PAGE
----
– Pres. Granger tells Sophia residents
Access to potable water, proper roads, and street lights, are some of the basic amenities that were denied the people of Sophia, Greater Georgetown, for many years.
But on Friday, they received all these from the Coalition Government. The provision of these services were merely the administration’s way of delivering on a very important campaign promise. Following a simple ceremony, President David Granger and First Lady Mrs. Sandra Granger commissioned a $44M Water Production and Distribution System and a new ‘ring road’ constructed between ‘C’ and ‘D’ Fields Sophia. Under the President’s Five B’s Programme, the First Lady also handed over 40 bicycles to school children in the community.
In his address to the gathering, President David Granger urged residents of Sophia not to view the area as a slum or squatter settlement, but rather, as a developing community.
“Sophia is part of Georgetown- the national capital of this country, so Sophia must reclaim and establish its dignity; build that community spirit. You have the size. You have the talent and we will help you to get the resources… no ward in Georgetown must be left behind and I would like to assure you that this government would not leave Sophia behind,” Granger promised.
He reflected on the hardships faced by the people of Sophia, and promised that step by step, the government will correct the wrongs done to the people of the community.
“Sophia for a long time was ‘no-ville’. Sophia had no water. Sophia had no good roads. Sophia had no sewerage. Sophia had no electricity… no garbage collection… Sophia did not have the services that it needed; the health centres, the schools, the markets, the transportation, the sanitation, streetlights, parks, playgrounds, fire hydrants. All of these utilities and services are necessary if Sophia is to catch up with the other wards in Georgetown,” the President said.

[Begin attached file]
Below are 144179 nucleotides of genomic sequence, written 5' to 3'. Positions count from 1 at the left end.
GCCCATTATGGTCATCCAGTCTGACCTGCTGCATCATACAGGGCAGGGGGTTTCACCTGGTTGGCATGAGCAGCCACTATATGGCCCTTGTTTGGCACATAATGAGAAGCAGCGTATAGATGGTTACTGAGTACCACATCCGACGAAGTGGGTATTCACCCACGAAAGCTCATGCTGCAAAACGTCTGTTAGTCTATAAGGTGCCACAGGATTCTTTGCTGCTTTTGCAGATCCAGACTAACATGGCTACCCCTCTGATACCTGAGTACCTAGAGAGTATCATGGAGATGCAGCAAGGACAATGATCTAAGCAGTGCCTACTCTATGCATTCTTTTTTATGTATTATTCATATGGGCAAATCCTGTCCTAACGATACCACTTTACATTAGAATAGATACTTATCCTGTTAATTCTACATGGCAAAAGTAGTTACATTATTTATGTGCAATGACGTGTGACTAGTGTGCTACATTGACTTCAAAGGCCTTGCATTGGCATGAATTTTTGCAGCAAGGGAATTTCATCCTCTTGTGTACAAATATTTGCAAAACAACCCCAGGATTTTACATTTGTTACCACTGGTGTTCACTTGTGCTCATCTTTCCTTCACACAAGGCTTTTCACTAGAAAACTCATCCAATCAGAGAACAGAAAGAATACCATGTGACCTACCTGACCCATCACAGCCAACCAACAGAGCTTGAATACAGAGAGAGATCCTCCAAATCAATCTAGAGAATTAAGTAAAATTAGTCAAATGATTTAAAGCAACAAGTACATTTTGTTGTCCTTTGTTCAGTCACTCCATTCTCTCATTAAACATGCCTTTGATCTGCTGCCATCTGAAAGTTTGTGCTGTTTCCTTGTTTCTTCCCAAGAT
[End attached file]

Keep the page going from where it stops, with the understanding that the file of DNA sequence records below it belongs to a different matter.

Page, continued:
Also present for the commissioning of the ‘ring’ road, was Public Infrastructure Minister, David Patterson. He highlighted that of all the communities, Sophia had the worst road network he had seen. But gradually, that has changed.
Patterson said that since the Coalition Government took office, some $825M was spent on the rehabilitation, and in some cases, the construction of new roads and the erection of accompanying street lights. The Minister noted too that in the coming months, an additional $60 million will be expended on other infrastructural work in the community.
Patterson noted though that while the government is doing what it can to improve the lives of Sophia residents, they themselves must exercise care and consideration. He said that over the past few weeks, his Ministry has received reports of speeding.
“I’ve been told that we should install speed bumps, but I don’t want to do that, people need to be more careful,” Patterson said.
And Managing Director of the Guyana Water Incorporated, Dr. Richard Van West-Charles declared his relief that he was able to play a part in bettering the lives of the people of Sophia, who have endured decades of suffering.
“Residents of Sophia, the disrespect meted out to you by having you dig three to four feet below the ground surface to access water for your daily activities is now a thing of the past,” he said.
Dr. West-Charles noted that to ensure proper quality, the water reaching Sophia will be tested daily, and the results will be shared with residents.
Other Ministers of Government who attended the event included Minister of Public Health, Volda Lawrence, Attorney General and Minister of Legal Affairs, Basil Williams, Minister within the Ministry of Finance, Jaipaul Sharma, Minister within the Ministry of Natural Resources, Simona Broomes and Mayor of Georgetown, Patricia Chase-Greene.
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